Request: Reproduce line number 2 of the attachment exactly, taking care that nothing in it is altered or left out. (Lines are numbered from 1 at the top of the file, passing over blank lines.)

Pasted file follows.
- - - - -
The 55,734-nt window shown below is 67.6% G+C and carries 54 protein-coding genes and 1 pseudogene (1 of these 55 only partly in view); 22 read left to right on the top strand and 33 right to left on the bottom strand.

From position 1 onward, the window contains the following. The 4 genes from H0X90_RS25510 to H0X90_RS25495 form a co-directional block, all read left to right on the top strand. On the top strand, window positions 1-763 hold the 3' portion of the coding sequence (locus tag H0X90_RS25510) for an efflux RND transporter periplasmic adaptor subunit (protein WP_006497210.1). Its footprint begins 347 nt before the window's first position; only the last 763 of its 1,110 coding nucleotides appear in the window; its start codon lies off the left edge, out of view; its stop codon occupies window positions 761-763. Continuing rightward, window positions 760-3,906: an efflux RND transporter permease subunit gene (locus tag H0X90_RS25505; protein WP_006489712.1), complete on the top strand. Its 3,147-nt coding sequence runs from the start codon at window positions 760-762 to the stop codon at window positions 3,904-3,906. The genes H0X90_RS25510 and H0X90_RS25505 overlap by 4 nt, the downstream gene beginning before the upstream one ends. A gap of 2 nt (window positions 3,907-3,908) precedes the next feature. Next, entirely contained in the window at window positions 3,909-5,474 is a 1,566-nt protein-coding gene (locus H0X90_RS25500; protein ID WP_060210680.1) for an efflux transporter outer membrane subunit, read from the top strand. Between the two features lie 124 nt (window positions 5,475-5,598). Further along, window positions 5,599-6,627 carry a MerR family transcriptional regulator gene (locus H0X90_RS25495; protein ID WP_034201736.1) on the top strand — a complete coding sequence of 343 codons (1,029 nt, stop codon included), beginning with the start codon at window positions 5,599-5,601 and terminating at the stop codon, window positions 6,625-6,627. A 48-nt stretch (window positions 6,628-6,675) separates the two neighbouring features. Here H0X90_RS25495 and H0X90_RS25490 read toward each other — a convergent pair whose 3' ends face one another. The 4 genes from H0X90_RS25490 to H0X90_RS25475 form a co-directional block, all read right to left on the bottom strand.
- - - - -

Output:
From position 1 onward, the window contains the following. The 4 genes from H0X90_RS25510 to H0X90_RS25495 form a co-directional block, all read left to right on the top strand. On the top strand, window positions 1-763 hold the 3' portion of the coding sequence (locus tag H0X90_RS25510) for an efflux RND transporter periplasmic adaptor subunit (protein WP_006497210.1). Its footprint begins 347 nt before the window's first position; only the last 763 of its 1,110 coding nucleotides appear in the window; its start codon lies off the left edge, out of view; its stop codon occupies window positions 761-763. Continuing rightward, window positions 760-3,906: an efflux RND transporter permease subunit gene (locus tag H0X90_RS25505; protein WP_006489712.1), complete on the top strand. Its 3,147-nt coding sequence runs from the start codon at window positions 760-762 to the stop codon at window positions 3,904-3,906. The genes H0X90_RS25510 and H0X90_RS25505 overlap by 4 nt, the downstream gene beginning before the upstream one ends. A gap of 2 nt (window positions 3,907-3,908) precedes the next feature. Next, entirely contained in the window at window positions 3,909-5,474 is a 1,566-nt protein-coding gene (locus H0X90_RS25500; protein ID WP_060210680.1) for an efflux transporter outer membrane subunit, read from the top strand. Between the two features lie 124 nt (window positions 5,475-5,598). Further along, window positions 5,599-6,627 carry a MerR family transcriptional regulator gene (locus H0X90_RS25495; protein ID WP_034201736.1) on the top strand — a complete coding sequence of 343 codons (1,029 nt, stop codon included), beginning with the start codon at window positions 5,599-5,601 and terminating at the stop codon, window positions 6,625-6,627. A 48-nt stretch (window positions 6,628-6,675) separates the two neighbouring features. Here H0X90_RS25495 and H0X90_RS25490 read toward each other — a convergent pair whose 3' ends face one another. The 4 genes from H0X90_RS25490 to H0X90_RS25475 form a co-directional block, all read right to left on the bottom strand.